Bloomsbury Immigration Law Briefing: September Teaser

In this month’s briefing we cover case law and other developments up to 10 September 2018. With Brexit nearing there have been amendments to the EEA Regulations and the addition of Appendix EU to the Immigration Rules to introduce the new Settled Status scheme for EEA nationals. There is also some new Presidential Guidance on costs for the First-tier Tribunal (FTT).

The Supreme Court considered the long running saga of 6 refugees who have been n British bases on Cyprus since 1998 in R (on the application of Tag Eldin Ramadan Bashir and others) (Respondents) v Secretary of State for the Home Department (Appellant) [2018] UKSC 45; the Court of Appeal considered the policy concerning children who had been in the 'Jungle' camp in Calais in R (on the application of Citizens UK) v Secretary of State for the Home Department [2018] EWCA Civ 1812; in Diop, R (On the Application Of) v SSHD [2018] EWHC 1934 (Admin) the High Court considered the consequences of the Home Office’s failure to provide a bail address. In R (on the application of TM (A Minor) by his litigation friend, The Official Solicitor) v Secretary of State for the Home Department (Minor - asylum - delay) [2018] UKUT 00299 the impact of delay in considering asylum claims was assessed.

In cases dealing with family members of EEA nationals there was good news for those with a retained right of residence in Gauswami (retained right of residence: jobseekers) India [2018] UKUT 00275 (IAC) but bad news for extended family members who had not made an application to the Home Office requesting residence on that basis in Macastena v SSHD [2018] EWCA Civ 1558. On a procedural from the Court of Appeal considered when an on-line application was made in Singh, R (On the Application Of) v The Secretary of State for the Home Department [2018] EWCA Civ 166. There was also guidance from the Upper Tribunal (UT) in AZ (error of law: jurisdiction: PTA practice) Iran [2018] UKUT 00245 (IAC) on when leave to appeal could be given on potential errors of law which were not advanced by the appellant. The UT also considered the impact of failings by a previous representative in Mansur (immigration adviser’s failings: Article 8) Bangladesh [2018] UKUT 00274 (IAC). There is an interesting decision on the logical interpretation of the British Nationality Act 1981 in K (A Child) v The Secretary of State for the Home Department [2018] EWHC 1834.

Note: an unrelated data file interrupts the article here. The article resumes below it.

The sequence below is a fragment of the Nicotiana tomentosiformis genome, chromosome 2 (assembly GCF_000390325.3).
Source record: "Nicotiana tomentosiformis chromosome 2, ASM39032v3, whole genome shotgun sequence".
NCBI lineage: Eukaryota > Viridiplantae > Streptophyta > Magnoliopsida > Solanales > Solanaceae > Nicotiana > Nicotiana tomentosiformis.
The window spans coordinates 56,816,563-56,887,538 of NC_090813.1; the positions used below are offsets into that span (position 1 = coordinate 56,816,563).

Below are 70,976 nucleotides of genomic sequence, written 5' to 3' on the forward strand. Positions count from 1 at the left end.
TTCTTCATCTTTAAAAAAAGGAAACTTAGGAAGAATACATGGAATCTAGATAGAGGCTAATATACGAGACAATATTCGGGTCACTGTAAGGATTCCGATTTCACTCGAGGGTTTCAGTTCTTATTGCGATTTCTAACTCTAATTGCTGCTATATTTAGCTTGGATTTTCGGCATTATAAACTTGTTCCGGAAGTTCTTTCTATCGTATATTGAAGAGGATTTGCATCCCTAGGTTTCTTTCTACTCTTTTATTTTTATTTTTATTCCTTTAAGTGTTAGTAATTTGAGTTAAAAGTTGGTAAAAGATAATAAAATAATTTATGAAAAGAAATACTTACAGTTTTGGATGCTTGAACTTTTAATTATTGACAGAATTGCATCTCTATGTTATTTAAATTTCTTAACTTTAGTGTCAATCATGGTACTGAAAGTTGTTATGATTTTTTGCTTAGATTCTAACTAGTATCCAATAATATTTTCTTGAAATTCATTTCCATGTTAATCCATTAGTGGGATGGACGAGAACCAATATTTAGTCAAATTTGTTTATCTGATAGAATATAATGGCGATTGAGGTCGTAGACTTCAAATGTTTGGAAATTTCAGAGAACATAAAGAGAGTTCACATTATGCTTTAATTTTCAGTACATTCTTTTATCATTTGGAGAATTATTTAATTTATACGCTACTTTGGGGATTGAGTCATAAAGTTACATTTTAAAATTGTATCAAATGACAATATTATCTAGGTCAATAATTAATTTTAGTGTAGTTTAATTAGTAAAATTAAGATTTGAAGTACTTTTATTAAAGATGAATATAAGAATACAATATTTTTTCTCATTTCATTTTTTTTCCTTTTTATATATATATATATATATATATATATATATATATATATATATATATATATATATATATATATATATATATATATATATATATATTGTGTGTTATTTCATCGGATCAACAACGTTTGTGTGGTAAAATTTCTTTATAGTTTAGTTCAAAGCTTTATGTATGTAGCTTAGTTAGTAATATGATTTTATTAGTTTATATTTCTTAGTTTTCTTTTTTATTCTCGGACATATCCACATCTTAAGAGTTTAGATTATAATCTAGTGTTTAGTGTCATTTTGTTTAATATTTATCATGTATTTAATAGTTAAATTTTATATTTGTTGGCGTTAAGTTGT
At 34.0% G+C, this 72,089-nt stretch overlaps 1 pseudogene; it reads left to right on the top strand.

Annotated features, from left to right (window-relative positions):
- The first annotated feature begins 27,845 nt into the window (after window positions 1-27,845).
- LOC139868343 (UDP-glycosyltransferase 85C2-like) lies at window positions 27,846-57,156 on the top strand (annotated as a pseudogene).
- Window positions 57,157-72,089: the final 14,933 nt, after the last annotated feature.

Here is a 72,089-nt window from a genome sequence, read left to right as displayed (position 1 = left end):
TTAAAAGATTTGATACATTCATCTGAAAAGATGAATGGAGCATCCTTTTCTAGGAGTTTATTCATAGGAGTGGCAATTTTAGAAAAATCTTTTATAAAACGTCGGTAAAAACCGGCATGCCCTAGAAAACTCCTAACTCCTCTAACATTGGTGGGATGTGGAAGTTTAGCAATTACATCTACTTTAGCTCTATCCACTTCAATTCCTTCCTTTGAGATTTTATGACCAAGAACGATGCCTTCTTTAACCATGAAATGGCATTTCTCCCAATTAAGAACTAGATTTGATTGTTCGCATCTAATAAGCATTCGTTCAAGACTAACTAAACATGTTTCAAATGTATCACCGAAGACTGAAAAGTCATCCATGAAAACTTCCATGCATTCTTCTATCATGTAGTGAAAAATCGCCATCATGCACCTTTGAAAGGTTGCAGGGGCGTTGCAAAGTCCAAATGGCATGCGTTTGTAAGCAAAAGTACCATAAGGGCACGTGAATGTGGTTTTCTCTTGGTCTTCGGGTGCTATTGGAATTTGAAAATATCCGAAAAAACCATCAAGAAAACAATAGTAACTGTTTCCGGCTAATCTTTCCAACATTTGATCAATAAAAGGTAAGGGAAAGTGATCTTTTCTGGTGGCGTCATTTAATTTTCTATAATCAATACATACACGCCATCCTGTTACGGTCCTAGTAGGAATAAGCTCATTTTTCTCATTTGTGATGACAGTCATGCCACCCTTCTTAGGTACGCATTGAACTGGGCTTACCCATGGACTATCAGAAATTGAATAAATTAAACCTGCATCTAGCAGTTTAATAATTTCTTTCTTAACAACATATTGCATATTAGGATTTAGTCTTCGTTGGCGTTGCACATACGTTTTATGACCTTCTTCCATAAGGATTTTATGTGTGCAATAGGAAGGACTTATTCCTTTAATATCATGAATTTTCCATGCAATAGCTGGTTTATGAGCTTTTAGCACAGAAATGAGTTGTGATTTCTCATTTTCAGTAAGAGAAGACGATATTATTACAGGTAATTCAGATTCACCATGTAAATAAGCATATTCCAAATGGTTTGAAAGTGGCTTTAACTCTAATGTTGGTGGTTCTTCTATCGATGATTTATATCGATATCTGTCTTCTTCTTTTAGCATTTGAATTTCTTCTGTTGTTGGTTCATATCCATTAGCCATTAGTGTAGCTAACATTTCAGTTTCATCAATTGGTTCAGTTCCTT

In asylum cases the UT considered when protection status could be revoked in Essa (Revocation of protection status appeals) [2018] UKUT 00244. They also considered the risk to Ukrainian draft evaders in PK (Draft evader: punishment: minimum severity) Ukraine [2018] UKUT 00241 and the Court of Appeal considered the potential risk of a breach of Article 3 ECHR if individuals were removed to Gaza in MI (Palestine) v SSHD [2018] EWCA Civ 1782.

The Immigration Briefing is part of the Bloomsbury Law Online Service. The full briefing is available here.

Written by Ellie MacKenzie

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